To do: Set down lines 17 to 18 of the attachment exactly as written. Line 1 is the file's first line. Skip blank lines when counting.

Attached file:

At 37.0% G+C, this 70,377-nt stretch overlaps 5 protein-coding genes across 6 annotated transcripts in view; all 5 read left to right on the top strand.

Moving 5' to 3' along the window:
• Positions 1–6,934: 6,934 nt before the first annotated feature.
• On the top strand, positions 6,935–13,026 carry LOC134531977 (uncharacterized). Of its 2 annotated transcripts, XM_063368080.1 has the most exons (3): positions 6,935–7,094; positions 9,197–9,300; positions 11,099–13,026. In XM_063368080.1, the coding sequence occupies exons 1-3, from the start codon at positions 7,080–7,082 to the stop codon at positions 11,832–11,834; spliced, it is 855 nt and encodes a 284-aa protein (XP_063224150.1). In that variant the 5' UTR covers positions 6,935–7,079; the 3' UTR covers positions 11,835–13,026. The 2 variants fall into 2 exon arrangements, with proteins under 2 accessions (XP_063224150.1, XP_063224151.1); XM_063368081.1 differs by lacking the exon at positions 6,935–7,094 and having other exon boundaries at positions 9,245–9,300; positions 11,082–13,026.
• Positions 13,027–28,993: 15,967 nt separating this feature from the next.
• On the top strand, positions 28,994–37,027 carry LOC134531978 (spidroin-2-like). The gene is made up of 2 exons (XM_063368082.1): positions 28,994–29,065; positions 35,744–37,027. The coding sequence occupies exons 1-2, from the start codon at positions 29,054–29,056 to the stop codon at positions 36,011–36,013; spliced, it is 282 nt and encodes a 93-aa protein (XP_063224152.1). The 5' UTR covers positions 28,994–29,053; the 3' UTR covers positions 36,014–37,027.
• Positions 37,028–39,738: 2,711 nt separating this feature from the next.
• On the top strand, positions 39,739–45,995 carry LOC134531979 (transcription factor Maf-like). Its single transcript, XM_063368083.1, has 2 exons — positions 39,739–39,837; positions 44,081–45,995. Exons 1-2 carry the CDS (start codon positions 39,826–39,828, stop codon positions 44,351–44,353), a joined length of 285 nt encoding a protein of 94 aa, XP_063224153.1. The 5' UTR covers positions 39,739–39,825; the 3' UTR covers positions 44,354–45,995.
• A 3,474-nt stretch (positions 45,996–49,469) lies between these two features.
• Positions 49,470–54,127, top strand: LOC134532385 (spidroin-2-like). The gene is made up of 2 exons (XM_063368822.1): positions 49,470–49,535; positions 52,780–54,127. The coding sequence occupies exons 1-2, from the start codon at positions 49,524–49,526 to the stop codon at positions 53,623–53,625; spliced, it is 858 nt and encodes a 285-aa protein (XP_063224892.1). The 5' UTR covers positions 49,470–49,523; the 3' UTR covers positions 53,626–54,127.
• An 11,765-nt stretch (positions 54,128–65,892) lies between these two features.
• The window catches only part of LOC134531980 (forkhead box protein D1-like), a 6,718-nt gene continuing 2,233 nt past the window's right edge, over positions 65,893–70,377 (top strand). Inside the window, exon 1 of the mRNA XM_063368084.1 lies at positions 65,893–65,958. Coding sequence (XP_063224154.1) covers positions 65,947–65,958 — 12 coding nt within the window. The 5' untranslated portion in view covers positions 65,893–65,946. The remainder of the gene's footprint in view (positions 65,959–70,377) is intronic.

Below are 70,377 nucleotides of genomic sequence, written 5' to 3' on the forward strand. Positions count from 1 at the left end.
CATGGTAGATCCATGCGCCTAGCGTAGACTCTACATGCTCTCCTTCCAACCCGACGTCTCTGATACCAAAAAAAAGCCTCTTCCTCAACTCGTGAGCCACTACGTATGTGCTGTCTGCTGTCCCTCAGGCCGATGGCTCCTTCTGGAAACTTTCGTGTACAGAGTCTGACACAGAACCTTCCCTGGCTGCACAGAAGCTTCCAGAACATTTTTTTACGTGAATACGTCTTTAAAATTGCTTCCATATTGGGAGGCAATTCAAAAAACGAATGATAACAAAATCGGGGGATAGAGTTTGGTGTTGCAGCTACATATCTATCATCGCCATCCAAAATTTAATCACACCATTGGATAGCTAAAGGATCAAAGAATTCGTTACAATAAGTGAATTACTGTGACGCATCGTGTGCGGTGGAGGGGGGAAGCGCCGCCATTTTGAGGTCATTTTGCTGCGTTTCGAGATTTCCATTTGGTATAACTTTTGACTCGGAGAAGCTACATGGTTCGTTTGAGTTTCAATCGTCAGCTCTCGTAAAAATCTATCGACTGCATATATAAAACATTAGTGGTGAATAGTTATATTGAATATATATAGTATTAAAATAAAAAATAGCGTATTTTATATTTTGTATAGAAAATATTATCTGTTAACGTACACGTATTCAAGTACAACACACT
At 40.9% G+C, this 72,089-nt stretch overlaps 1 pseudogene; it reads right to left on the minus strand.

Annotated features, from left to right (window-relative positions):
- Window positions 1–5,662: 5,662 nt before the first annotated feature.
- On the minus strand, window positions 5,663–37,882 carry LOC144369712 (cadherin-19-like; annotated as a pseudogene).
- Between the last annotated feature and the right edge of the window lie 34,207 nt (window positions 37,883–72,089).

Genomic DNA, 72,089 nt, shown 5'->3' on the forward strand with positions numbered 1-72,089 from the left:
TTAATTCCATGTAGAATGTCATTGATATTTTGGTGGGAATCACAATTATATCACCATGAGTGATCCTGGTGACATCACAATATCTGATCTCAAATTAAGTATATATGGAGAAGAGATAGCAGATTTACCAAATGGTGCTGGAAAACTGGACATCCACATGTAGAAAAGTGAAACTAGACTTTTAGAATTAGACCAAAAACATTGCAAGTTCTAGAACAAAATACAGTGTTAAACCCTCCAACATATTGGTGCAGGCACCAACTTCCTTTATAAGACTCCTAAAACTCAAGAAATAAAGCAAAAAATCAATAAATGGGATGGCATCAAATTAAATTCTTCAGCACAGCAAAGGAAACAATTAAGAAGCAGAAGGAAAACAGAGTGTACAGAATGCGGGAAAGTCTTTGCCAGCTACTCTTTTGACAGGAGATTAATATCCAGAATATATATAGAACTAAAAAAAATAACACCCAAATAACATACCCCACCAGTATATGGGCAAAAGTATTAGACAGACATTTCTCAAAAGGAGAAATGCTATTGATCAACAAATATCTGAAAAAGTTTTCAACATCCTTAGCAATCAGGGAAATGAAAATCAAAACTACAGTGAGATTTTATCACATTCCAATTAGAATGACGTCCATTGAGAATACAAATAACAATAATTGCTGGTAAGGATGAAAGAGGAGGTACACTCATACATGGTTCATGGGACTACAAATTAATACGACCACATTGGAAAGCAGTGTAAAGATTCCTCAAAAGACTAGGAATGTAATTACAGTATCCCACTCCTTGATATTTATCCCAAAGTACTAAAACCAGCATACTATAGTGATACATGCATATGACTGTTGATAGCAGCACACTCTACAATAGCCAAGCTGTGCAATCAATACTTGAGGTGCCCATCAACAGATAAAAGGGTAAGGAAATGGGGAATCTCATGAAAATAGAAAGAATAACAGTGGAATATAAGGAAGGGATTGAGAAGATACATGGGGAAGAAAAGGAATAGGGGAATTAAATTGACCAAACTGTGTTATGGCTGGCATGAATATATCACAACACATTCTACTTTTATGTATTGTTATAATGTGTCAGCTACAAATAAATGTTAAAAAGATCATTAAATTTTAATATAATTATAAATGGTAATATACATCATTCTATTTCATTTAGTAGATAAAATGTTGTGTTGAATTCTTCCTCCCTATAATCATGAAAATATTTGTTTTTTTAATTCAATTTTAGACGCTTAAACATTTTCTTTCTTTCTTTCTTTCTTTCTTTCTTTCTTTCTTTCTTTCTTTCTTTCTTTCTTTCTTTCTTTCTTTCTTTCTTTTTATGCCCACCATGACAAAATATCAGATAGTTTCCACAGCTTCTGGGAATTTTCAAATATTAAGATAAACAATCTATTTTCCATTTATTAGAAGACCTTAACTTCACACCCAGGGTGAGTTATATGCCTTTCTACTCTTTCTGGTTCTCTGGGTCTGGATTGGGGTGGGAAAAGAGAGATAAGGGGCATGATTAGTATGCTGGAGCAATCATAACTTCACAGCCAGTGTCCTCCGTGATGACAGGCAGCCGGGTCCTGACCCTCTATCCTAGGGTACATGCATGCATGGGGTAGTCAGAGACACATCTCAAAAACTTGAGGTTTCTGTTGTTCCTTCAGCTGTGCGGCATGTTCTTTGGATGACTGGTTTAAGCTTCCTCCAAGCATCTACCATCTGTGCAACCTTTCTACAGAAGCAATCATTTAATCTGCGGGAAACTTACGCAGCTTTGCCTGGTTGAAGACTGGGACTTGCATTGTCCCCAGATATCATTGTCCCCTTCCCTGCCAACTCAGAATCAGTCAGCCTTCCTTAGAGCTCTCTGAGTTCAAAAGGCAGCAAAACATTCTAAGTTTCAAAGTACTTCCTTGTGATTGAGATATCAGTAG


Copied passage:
- Window positions 1–5,662: 5,662 nt before the first annotated feature.
- On the minus strand, window positions 5,663–37,882 carry LOC144369712 (cadherin-19-like; annotated as a pseudogene).